I was almost done unloading my shopping cart when another lady pushed her cart in behind me. I glanced at her apologetically, saying, “You’ll be here a while.”
“I’m in no rush,” she assured me.
I smiled and continued unloading. Half of my groceries were already bagged and loaded into another cart, the entire conveyor belt was full of more groceries, and there were still some left in my original cart. The lady behind me observed all this, and tried to make small talk.
“Big trip today, huh?”
“We have five kids,” I explained. “And I try to do a shopping trip for two weeks at a time so I don’t have to come as often that way.”
Her eyes widened. She took in my three-year old and 15-month old sitting side by side in the double cart, uncharacteristically docile as they looked at her. She hadn’t been privy to their meltdown on aisle 8.
“Do you plan out your meals two weeks in advance, too?” she inquired.
I nodded in affirmation, and her eyes got even wider. With awe in her voice, she said, “You’re so organized!”
I sure had her fooled.
To a casual outsider, I may appear to have it all together. I have five kids, and that, as any mother can tell you, is no small task. It’s a full-time job in and of itself. And I homeschool two of them at least for the time being. Within the past year, I’ve also managed to write three books, at least one of which is actually going to become a reality. I keep a blog on a quasi-regular basis, and yes, I plan my meals two weeks in advance. I must have it all together, right?
Ah, but that’s just the glossy brochure. What that doesn’t tell you is what a complete disaster my house is most of the time, because given the choice, I’ll choose writing over cleaning any day. Or how I get so immersed in writing that I stay up until midnight and then wonder why I’m so grumpy the next day. Or how I’ll give the kids a math lesson to work on while I “quickly” finish a chapter I have to write before I lose my great idea. Or how completely inferior I feel when I compare myself to other moms in our homeschooling co-op, as I hear them talk about cool science experiments they do or how they manage to fit everything into a morning, even with four homeschoolers, while I struggle to get everything done in an entire day, just with two school-aged kids. You see, to me, they’re the ones who have it all together.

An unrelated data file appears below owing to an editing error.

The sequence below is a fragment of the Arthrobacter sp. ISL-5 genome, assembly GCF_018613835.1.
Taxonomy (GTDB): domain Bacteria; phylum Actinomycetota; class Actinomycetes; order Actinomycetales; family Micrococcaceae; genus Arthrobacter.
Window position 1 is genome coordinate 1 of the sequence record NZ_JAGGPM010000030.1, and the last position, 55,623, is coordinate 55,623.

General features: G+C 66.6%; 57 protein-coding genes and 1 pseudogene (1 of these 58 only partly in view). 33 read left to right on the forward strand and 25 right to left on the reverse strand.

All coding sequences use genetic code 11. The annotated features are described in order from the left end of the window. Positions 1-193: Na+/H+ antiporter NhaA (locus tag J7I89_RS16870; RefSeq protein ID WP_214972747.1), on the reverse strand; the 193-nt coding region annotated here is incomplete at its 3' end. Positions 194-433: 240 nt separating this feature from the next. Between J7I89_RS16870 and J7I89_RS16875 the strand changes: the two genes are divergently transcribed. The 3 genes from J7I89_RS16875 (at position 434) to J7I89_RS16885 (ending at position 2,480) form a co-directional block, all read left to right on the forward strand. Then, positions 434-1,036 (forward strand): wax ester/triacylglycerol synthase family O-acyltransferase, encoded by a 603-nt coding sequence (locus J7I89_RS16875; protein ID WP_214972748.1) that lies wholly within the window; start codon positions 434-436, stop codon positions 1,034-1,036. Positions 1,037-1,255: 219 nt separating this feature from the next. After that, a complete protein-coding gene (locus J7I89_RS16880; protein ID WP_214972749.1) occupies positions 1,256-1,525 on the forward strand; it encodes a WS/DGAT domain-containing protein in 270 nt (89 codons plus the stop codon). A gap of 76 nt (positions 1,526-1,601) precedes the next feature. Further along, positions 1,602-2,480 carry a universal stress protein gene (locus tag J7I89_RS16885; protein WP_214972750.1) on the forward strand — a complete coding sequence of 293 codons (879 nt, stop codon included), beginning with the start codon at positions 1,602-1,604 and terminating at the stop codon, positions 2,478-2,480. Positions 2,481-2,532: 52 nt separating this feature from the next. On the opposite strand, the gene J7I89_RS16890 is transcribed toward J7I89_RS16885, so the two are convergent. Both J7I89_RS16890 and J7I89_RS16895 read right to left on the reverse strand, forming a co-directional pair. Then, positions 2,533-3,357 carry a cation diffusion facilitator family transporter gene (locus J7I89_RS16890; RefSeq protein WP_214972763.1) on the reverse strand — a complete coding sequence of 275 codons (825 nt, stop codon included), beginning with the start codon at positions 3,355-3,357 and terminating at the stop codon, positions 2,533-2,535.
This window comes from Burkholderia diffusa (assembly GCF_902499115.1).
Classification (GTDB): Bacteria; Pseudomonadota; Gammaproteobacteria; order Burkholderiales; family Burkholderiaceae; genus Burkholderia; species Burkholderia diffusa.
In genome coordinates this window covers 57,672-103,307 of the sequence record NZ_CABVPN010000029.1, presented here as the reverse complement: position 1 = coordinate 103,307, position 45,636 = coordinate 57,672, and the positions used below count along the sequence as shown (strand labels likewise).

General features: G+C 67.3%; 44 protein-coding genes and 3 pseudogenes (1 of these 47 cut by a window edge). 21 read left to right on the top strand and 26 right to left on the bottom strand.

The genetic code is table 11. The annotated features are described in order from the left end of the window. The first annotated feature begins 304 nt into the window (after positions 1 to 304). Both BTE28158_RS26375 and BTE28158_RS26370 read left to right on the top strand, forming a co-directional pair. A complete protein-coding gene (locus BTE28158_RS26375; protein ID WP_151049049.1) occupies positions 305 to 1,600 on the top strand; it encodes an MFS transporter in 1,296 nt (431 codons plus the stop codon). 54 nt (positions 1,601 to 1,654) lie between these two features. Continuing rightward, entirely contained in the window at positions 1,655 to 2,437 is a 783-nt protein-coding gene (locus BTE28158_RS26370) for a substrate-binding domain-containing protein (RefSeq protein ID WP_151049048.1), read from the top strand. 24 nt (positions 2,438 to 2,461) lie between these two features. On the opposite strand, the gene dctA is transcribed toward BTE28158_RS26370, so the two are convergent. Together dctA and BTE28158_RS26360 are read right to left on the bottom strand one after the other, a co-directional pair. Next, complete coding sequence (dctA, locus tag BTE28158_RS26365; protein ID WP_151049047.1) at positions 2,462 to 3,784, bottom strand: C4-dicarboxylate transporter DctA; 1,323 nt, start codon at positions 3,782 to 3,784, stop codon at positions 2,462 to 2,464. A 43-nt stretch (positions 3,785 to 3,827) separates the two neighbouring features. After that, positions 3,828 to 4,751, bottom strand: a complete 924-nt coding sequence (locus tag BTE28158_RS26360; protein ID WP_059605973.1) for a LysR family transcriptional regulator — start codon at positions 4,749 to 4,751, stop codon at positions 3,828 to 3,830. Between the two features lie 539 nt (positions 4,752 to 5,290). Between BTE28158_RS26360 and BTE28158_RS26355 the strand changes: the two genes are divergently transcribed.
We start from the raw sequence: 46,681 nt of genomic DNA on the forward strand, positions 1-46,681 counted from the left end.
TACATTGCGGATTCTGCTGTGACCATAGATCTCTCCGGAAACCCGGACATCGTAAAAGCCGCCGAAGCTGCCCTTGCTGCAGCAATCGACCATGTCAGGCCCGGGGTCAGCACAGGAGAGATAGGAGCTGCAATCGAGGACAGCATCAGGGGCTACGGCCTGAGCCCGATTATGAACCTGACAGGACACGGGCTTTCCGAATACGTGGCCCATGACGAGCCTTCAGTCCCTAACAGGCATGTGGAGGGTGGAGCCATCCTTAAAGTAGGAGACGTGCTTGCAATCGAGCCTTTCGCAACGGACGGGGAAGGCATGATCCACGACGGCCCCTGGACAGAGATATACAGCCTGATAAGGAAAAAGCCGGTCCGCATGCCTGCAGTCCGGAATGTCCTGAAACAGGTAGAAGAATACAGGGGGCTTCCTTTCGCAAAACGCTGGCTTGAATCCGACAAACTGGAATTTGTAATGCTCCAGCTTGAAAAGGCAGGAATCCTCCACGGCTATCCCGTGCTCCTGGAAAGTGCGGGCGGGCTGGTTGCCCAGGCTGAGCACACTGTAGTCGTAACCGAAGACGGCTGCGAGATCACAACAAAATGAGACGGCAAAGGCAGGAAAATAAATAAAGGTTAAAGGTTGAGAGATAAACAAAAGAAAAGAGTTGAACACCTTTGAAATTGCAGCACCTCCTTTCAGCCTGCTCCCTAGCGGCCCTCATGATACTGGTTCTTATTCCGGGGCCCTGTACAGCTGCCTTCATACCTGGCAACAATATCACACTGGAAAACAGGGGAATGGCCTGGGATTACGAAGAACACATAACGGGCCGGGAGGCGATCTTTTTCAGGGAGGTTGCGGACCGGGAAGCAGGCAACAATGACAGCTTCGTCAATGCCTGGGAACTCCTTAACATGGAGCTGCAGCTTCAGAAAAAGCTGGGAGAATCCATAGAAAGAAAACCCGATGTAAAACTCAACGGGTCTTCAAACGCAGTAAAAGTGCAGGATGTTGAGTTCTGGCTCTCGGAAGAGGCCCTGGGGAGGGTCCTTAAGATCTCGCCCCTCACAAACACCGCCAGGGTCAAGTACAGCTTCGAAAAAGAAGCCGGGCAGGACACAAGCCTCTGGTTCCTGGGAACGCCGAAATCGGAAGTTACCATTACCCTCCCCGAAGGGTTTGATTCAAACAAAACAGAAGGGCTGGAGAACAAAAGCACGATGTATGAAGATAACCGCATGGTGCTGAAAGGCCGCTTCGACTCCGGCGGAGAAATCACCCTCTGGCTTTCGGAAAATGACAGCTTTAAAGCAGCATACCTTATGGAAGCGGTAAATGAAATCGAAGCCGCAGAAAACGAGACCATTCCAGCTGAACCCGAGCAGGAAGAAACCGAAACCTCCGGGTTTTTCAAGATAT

Do you see the irony here? The lady at the grocery store thought I was organized, while I know better than that. I look at other moms who seem to have it all figured out, and I envy them. But they, in turn, know their own flaws and shortcomings and probably look to someone else who seems to have it all together, and the cycle just goes on. Social media platforms don’t help the cause, either. I’m not gonna post on Facebook, “I just completely neglected my kids for an entire day so I could write a chapter of my book.” Instead, I’ll brag, “Hey! I’m 75% done with Book Four of my series!” Maybe I’ll post, “Ah, there’s nothing like the feeling of a nice, clean, steam-mopped floor!” But I won’t add that it’s been three months since my last steam mopping. So we’re often surrounded by other people’s “best,” while we know our own “worst,” which can make us feel very inferior indeed.
This whole phenomenon can be both good and bad. On the one hand, it’s good not to be too cocky. It’s good to know our own shortcomings and failures, so perhaps we can work on them and improve. But on the other hand, constantly comparing ourselves to other people can make us feel inferior and get discouraged. So it is a fine line we walk, acknowledging our weaknesses but not allowing them to define who we are.
The same can be said of our spiritual lives. We are at the same time both sinner and saint. We cannot deny that we sin each and every day. 1 John 1:8 tells us that “if we claim to be without sin, we deceive ourselves and the truth is not in us.” The Bible doesn’t sugarcoat the fact that we are sinful. But neither does it leave us in despair. “If we confess our sins, he is faithful and just and will forgive us our sins and purify us from all unrighteousness,” the very next verse tells us. Or check out Ephesians 1:4, where Paul says, “For he [God] chose us in him before the creation of the world to be holy and blameless in his sight.”
Whoa, wait. What? “Holy and blameless?” Hardly! I know my wicked thoughts. I remember how I yelled at my kids just yesterday after they tracked mud in on that clean steam-mopped floor. I’d hardly call myself holy or blameless. But that’s the beauty of the Gospel. Because in Jesus, He has taken your sins upon Himself and given you instead His own innocence, as we read in 2 Corinthians 5:21—”God made him who had no sin to be sin for us, so that in him we might become the righteousness of God.”
So take heart. Yes, you are a sinner. But you are a forgiven sinner. You are holy. You are blameless. You are pure. Even if you aren’t the most organized person in the world.